Mon, January 10, 2011
China > China & World

Chinese, U.S. defense chiefs hold talks

2011-01-10 02:46:01 GMT2011-01-10 10:46:01 (Beijing Time)  Xinhua English

Chinese Defense Minister Liang Guanglie (R) shakes hands with the visiting U.S. Secretary of Defense Robert Gates at a welcome ceremony in Beijing, capital of China, Jan. 10, 2011. (Xinhua/Li Tao)

Chinese Defense Minister Liang Guanglie (R) holds a welcome ceremony for the visiting U.S. Secretary of Defense Robert Gates in Beijing, capital of China, Jan. 10, 2011. (Xinhua/Li Tao)

Chinese Defense Minister Liang Guanglie(L) holds a welcome ceremony for the visiting U.S. Secretary of Defense Robert Gates in Beijing, capital of China, Jan. 10, 2011. (Xinhua/Li Tao)

"The Sino-U.S. military relationship has new opportunities for development. It also faces challenges," said Liang when receiving Gates at the headquarters of China's Central Miliary Commission.

This requires joint efforts of the two sides to resolve disagreements while ensuring the healthy and stable development of military ties between China and the United States, Liang said.

He said Gates, who took office in Dec. 2006, is the third U.S. defense secretary to visit China twice while in office since the two nations normalized diplomatic ties in 1979.

Liang said China appreciates what Gates has done in terms of implementing the consensus reached by the two nations' presidents, as well as his efforts to promote military exchange between the two sides.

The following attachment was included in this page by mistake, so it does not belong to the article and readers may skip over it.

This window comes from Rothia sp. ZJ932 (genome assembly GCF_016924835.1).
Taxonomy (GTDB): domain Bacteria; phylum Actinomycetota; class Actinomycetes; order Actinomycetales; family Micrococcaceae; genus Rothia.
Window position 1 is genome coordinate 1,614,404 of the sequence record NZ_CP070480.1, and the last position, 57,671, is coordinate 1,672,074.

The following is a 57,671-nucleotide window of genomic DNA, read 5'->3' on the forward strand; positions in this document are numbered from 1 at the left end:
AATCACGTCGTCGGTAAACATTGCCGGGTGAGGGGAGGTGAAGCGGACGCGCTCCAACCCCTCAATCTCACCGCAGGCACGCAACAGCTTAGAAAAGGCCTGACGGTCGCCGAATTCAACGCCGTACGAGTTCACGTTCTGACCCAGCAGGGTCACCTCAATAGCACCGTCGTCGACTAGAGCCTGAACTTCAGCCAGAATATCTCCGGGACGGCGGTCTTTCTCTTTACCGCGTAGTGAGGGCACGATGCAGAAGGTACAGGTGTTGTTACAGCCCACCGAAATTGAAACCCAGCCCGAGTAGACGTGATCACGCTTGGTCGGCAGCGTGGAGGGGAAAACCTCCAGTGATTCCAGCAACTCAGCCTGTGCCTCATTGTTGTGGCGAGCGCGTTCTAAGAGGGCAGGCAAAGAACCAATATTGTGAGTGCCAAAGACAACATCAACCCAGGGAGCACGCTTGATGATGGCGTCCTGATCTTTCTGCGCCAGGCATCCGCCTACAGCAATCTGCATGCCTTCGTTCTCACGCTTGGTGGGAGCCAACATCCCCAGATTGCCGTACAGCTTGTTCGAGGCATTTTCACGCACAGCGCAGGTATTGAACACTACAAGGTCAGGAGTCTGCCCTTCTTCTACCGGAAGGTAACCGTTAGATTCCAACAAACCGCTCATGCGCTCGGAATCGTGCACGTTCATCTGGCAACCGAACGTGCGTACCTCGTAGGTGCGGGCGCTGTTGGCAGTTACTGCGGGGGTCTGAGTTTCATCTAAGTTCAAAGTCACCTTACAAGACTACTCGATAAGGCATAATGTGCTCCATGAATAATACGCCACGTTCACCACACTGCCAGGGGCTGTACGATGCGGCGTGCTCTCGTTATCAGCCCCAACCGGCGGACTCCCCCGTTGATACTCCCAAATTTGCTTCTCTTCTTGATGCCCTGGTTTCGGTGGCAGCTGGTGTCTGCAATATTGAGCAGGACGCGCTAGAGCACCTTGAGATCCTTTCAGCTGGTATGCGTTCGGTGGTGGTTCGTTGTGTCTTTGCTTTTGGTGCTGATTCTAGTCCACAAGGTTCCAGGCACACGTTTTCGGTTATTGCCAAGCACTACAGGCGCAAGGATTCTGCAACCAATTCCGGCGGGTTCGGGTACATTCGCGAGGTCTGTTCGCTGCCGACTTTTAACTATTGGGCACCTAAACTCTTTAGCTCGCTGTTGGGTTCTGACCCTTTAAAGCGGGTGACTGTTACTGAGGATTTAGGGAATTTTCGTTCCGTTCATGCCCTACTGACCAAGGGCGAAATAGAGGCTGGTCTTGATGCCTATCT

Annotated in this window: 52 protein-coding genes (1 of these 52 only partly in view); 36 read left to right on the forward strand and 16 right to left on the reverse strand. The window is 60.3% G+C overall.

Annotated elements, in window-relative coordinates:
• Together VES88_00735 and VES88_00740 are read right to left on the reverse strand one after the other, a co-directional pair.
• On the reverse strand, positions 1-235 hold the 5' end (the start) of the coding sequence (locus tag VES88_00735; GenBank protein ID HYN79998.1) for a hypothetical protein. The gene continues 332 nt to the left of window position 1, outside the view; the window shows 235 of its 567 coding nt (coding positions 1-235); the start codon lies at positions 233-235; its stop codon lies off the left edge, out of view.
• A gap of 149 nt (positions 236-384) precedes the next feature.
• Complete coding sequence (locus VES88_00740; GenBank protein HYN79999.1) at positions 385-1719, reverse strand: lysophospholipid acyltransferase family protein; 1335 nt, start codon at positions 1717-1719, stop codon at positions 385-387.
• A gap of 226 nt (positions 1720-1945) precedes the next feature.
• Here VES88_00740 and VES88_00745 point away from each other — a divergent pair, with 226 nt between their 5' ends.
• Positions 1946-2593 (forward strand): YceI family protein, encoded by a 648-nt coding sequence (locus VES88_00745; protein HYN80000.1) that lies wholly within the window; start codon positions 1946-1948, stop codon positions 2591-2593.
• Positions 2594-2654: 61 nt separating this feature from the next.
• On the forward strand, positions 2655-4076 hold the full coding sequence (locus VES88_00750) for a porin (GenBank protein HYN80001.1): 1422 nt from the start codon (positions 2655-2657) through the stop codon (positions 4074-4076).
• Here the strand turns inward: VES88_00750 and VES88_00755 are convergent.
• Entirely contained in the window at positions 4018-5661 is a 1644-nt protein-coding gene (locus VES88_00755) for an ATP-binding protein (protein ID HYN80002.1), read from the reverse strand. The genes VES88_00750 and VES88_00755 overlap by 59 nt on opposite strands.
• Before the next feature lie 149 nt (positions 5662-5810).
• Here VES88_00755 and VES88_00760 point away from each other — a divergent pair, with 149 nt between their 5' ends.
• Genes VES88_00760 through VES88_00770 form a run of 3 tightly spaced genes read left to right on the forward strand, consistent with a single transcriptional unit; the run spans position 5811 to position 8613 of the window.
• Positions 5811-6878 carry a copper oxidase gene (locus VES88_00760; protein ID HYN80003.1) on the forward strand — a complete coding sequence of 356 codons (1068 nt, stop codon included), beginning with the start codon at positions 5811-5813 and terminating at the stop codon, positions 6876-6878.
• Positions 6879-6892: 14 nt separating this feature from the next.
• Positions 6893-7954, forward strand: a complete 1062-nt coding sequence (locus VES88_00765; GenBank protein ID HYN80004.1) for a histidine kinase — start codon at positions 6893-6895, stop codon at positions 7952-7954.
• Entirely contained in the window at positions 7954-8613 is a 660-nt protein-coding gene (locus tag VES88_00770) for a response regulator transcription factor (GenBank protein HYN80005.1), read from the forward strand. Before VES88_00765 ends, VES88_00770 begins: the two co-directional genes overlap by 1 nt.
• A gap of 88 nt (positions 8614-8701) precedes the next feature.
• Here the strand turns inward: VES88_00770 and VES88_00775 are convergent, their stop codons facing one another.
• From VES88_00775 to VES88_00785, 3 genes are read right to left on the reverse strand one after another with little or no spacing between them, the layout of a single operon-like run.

Gates said the two presidents believe that military-to-military relations are important.

He added he will do everything in his power to ensure the objectives of the military-to-military relationship are achieved.

"There are many areas where we have mutual interests and can work together," Gates said, adding that disagreements are best dealt with through dialogue and transparency.

Gates arrived in the Chinese capital Sunday evening. His visit is seen as an opportunity for the two sides to improve military ties, where there has been some friction over the last year.

Gates's visit to China was postponed after the Pentagon decided to sell a nearly 6.4-billion-U.S.-dollar arms package to Taiwan in Jan. 2010.

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